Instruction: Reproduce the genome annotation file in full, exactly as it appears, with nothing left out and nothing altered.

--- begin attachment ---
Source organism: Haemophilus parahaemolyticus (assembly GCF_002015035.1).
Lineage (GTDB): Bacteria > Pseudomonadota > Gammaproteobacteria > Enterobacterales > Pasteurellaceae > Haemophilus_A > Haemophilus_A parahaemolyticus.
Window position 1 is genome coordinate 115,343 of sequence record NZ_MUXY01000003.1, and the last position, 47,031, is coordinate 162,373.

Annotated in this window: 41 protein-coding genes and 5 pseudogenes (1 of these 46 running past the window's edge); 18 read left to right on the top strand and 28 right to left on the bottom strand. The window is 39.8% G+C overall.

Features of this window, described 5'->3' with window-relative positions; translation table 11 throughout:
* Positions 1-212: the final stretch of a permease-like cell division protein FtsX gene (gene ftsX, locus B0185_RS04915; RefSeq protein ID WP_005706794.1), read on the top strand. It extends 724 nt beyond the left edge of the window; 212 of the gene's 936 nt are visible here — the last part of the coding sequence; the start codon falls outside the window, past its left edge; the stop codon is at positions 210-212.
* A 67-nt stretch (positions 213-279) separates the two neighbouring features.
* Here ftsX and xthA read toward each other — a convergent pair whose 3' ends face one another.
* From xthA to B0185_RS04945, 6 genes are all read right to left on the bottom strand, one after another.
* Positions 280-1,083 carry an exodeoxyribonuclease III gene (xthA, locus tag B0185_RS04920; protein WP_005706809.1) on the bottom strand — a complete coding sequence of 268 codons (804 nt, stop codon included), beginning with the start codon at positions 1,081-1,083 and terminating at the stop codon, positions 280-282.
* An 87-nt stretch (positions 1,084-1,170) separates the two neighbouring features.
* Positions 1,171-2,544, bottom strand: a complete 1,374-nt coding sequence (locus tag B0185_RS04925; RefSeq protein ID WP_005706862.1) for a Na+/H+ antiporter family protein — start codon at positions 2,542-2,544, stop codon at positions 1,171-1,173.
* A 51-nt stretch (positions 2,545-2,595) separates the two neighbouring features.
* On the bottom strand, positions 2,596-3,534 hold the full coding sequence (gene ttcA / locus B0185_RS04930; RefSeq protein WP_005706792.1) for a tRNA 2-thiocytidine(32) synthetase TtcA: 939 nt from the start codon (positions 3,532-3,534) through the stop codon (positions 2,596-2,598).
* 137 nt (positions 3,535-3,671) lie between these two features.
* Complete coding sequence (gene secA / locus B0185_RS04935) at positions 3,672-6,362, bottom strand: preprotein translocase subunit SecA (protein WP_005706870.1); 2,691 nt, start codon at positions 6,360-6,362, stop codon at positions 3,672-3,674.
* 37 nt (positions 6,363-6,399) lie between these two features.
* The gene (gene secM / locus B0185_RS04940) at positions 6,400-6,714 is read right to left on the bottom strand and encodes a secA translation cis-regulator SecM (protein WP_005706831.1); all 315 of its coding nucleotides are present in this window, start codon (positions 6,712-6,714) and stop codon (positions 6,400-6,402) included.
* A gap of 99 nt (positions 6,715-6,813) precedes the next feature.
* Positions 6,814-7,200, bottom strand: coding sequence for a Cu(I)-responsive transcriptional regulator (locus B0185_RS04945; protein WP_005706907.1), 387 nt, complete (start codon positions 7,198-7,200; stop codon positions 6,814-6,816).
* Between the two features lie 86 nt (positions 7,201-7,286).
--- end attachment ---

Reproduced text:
Source organism: Haemophilus parahaemolyticus (assembly GCF_002015035.1).
Lineage (GTDB): Bacteria > Pseudomonadota > Gammaproteobacteria > Enterobacterales > Pasteurellaceae > Haemophilus_A > Haemophilus_A parahaemolyticus.
Window position 1 is genome coordinate 115,343 of sequence record NZ_MUXY01000003.1, and the last position, 47,031, is coordinate 162,373.

Annotated in this window: 41 protein-coding genes and 5 pseudogenes (1 of these 46 running past the window's edge); 18 read left to right on the top strand and 28 right to left on the bottom strand. The window is 39.8% G+C overall.

Features of this window, described 5'->3' with window-relative positions; translation table 11 throughout:
* Positions 1-212: the final stretch of a permease-like cell division protein FtsX gene (gene ftsX, locus B0185_RS04915; RefSeq protein ID WP_005706794.1), read on the top strand. It extends 724 nt beyond the left edge of the window; 212 of the gene's 936 nt are visible here — the last part of the coding sequence; the start codon falls outside the window, past its left edge; the stop codon is at positions 210-212.
* A 67-nt stretch (positions 213-279) separates the two neighbouring features.
* Here ftsX and xthA read toward each other — a convergent pair whose 3' ends face one another.
* From xthA to B0185_RS04945, 6 genes are all read right to left on the bottom strand, one after another.
* Positions 280-1,083 carry an exodeoxyribonuclease III gene (xthA, locus tag B0185_RS04920; protein WP_005706809.1) on the bottom strand — a complete coding sequence of 268 codons (804 nt, stop codon included), beginning with the start codon at positions 1,081-1,083 and terminating at the stop codon, positions 280-282.
* An 87-nt stretch (positions 1,084-1,170) separates the two neighbouring features.
* Positions 1,171-2,544, bottom strand: a complete 1,374-nt coding sequence (locus tag B0185_RS04925; RefSeq protein ID WP_005706862.1) for a Na+/H+ antiporter family protein — start codon at positions 2,542-2,544, stop codon at positions 1,171-1,173.
* A 51-nt stretch (positions 2,545-2,595) separates the two neighbouring features.
* On the bottom strand, positions 2,596-3,534 hold the full coding sequence (gene ttcA / locus B0185_RS04930; RefSeq protein WP_005706792.1) for a tRNA 2-thiocytidine(32) synthetase TtcA: 939 nt from the start codon (positions 3,532-3,534) through the stop codon (positions 2,596-2,598).
* 137 nt (positions 3,535-3,671) lie between these two features.
* Complete coding sequence (gene secA / locus B0185_RS04935) at positions 3,672-6,362, bottom strand: preprotein translocase subunit SecA (protein WP_005706870.1); 2,691 nt, start codon at positions 6,360-6,362, stop codon at positions 3,672-3,674.
* 37 nt (positions 6,363-6,399) lie between these two features.
* The gene (gene secM / locus B0185_RS04940) at positions 6,400-6,714 is read right to left on the bottom strand and encodes a secA translation cis-regulator SecM (protein WP_005706831.1); all 315 of its coding nucleotides are present in this window, start codon (positions 6,712-6,714) and stop codon (positions 6,400-6,402) included.
* A gap of 99 nt (positions 6,715-6,813) precedes the next feature.
* Positions 6,814-7,200, bottom strand: coding sequence for a Cu(I)-responsive transcriptional regulator (locus B0185_RS04945; protein WP_005706907.1), 387 nt, complete (start codon positions 7,198-7,200; stop codon positions 6,814-6,816).
* Between the two features lie 86 nt (positions 7,201-7,286).